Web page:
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This eBook from the Gutenberg Project consists of approximately 300 pages of information about The Age of Innocence.

He turned around without moving from his place.  “And in that case there’s no reason on earth why you shouldn’t go back?” he concluded for her.

Her eyes were clinging to him desperately.  “Oh, is there no reason?”

“Not if you staked your all on the success of my marriage.  My marriage,” he said savagely, “isn’t going to be a sight to keep you here.”  She made no answer, and he went on:  “What’s the use?  You gave me my first glimpse of a real life, and at the same moment you asked me to go on with a sham one.  It’s beyond human enduring—­that’s all.”

“Oh, don’t say that; when I’m enduring it!” she burst out, her eyes filling.

Her arms had dropped along the table, and she sat with her face abandoned to his gaze as if in the recklessness of a desperate peril.  The face exposed her as much as if it had been her whole person, with the soul behind it:  Archer stood dumb, overwhelmed by what it suddenly told him.

“You too—­oh, all this time, you too?”

For answer, she let the tears on her lids overflow and run slowly downward.

Half the width of the room was still between them, and neither made any show of moving.  Archer was conscious of a curious indifference to her bodily presence:  he would hardly have been aware of it if one of the hands she had flung out on the table had not drawn his gaze as on the occasion when, in the little Twenty-third Street house, he had kept his eye on it in order not to look at her face.  Now his imagination spun about the hand as about the edge of a vortex; but still he made no effort to draw nearer.  He had known the love that is fed on caresses and feeds them; but this passion that was closer than his bones was not to be superficially satisfied.  His one terror was to do anything which might efface the sound and impression of her words; his one thought, that he should never again feel quite alone.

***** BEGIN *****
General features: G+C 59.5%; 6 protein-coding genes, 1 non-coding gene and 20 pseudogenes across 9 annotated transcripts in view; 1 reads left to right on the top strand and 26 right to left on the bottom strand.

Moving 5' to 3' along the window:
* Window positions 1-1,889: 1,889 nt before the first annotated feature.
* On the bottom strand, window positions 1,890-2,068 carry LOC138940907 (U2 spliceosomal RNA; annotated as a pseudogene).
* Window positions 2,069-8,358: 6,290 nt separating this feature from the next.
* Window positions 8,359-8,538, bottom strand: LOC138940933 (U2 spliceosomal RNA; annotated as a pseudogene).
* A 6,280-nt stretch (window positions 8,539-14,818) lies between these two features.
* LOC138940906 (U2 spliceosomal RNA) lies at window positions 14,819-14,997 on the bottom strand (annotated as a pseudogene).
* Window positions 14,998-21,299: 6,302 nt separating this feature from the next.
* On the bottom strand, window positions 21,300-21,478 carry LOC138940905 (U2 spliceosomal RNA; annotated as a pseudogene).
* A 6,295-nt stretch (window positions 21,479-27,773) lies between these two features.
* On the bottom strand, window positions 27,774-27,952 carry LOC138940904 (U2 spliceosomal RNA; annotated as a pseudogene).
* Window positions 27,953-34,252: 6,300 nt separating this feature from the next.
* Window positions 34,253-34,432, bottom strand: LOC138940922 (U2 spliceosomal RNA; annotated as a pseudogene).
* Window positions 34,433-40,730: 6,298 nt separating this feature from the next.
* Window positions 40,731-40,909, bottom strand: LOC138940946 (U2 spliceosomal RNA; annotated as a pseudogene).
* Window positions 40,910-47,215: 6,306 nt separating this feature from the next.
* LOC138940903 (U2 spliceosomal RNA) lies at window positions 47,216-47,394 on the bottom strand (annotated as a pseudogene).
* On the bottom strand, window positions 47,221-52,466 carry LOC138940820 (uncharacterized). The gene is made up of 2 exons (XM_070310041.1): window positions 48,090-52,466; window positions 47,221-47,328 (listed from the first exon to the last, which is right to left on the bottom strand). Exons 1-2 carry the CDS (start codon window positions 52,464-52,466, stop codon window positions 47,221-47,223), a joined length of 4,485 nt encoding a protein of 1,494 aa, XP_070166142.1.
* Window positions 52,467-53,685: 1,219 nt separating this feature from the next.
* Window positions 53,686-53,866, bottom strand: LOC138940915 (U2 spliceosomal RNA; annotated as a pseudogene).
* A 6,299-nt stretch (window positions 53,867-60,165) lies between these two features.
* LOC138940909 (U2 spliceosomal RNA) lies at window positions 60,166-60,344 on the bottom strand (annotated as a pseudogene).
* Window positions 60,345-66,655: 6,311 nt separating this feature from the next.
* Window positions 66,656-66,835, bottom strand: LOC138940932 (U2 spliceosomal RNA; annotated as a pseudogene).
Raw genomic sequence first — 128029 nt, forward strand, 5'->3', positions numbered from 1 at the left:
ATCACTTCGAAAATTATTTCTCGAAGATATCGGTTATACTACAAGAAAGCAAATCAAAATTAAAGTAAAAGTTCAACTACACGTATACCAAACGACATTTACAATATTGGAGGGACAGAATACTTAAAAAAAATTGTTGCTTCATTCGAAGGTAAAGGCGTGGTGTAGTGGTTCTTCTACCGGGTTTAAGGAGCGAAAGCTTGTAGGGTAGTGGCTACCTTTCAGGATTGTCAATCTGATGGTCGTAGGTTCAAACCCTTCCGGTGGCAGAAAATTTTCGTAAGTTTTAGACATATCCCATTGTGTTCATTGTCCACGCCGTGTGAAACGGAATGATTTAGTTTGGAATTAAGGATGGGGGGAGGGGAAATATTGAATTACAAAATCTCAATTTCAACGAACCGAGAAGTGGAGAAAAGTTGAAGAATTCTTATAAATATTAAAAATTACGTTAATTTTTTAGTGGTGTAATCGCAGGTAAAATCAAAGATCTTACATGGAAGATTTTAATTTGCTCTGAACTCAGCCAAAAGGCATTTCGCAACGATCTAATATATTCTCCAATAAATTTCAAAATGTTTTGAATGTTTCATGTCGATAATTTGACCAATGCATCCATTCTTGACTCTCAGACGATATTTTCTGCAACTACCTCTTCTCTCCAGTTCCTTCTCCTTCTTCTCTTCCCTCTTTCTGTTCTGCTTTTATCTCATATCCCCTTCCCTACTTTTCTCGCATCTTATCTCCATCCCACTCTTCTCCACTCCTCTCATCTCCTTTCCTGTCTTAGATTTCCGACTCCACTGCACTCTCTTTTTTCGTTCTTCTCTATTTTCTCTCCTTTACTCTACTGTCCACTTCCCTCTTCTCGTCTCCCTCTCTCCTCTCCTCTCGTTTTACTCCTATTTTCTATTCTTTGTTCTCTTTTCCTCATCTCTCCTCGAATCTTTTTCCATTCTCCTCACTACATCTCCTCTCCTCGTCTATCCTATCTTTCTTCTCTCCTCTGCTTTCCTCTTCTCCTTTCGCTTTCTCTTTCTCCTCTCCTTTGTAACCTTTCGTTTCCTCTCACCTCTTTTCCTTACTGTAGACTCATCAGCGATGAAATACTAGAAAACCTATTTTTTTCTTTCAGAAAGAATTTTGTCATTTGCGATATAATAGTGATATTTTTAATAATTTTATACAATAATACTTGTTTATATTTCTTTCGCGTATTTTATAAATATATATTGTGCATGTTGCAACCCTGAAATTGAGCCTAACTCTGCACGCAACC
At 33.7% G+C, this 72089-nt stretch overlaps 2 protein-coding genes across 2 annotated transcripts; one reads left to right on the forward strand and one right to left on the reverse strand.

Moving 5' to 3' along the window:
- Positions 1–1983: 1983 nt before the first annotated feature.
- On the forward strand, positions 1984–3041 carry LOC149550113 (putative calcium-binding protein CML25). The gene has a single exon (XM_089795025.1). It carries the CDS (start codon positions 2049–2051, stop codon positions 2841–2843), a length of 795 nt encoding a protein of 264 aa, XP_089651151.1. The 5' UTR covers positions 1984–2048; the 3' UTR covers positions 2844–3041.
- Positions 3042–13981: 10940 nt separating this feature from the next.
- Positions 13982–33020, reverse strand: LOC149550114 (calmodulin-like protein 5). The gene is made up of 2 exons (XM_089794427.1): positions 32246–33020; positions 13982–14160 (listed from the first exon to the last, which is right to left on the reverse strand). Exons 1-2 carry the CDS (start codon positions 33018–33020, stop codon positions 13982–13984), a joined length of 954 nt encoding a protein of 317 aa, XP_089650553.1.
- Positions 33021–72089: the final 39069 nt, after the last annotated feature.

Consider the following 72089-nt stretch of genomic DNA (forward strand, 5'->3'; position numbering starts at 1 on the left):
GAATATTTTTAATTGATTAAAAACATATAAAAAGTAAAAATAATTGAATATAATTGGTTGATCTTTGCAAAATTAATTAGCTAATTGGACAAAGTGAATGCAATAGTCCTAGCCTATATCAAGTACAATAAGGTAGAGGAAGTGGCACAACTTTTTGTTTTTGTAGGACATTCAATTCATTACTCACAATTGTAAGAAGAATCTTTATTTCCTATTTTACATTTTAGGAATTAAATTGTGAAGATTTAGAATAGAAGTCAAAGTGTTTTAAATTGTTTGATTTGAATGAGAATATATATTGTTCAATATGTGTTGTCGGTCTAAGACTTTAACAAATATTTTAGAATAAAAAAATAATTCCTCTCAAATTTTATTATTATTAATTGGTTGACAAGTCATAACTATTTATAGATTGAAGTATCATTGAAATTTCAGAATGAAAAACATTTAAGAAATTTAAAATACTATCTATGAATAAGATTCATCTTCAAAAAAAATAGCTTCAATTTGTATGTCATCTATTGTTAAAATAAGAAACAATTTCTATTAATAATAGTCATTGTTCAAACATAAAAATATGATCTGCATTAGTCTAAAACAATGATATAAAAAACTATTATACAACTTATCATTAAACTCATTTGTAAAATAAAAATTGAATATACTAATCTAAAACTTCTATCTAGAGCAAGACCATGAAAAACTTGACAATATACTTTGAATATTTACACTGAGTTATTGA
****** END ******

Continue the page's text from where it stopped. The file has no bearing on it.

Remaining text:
But after a moment the sense of waste and ruin overcame him.  There they were, close together and safe and shut in; yet so chained to their separate destinies that they might as well have been half the world apart.

“What’s the use—­when you will go back?” he broke out, a great hopeless how on earth can I keep you? crying out to her beneath his words.

She sat motionless, with lowered lids.  “Oh—­I shan’t go yet!”

“Not yet?  Some time, then?  Some time that you already foresee?”

At that she raised her clearest eyes.  “I promise you:  not as long as you hold out.  Not as long as we can look straight at each other like this.”

He dropped into his chair.  What her answer really said was:  “If you lift a finger you’ll drive me back:  back to all the abominations you know of, and all the temptations you half guess.”  He understood it as clearly as if she had uttered the words, and the thought kept him anchored to his side of the table in a kind of moved and sacred submission.

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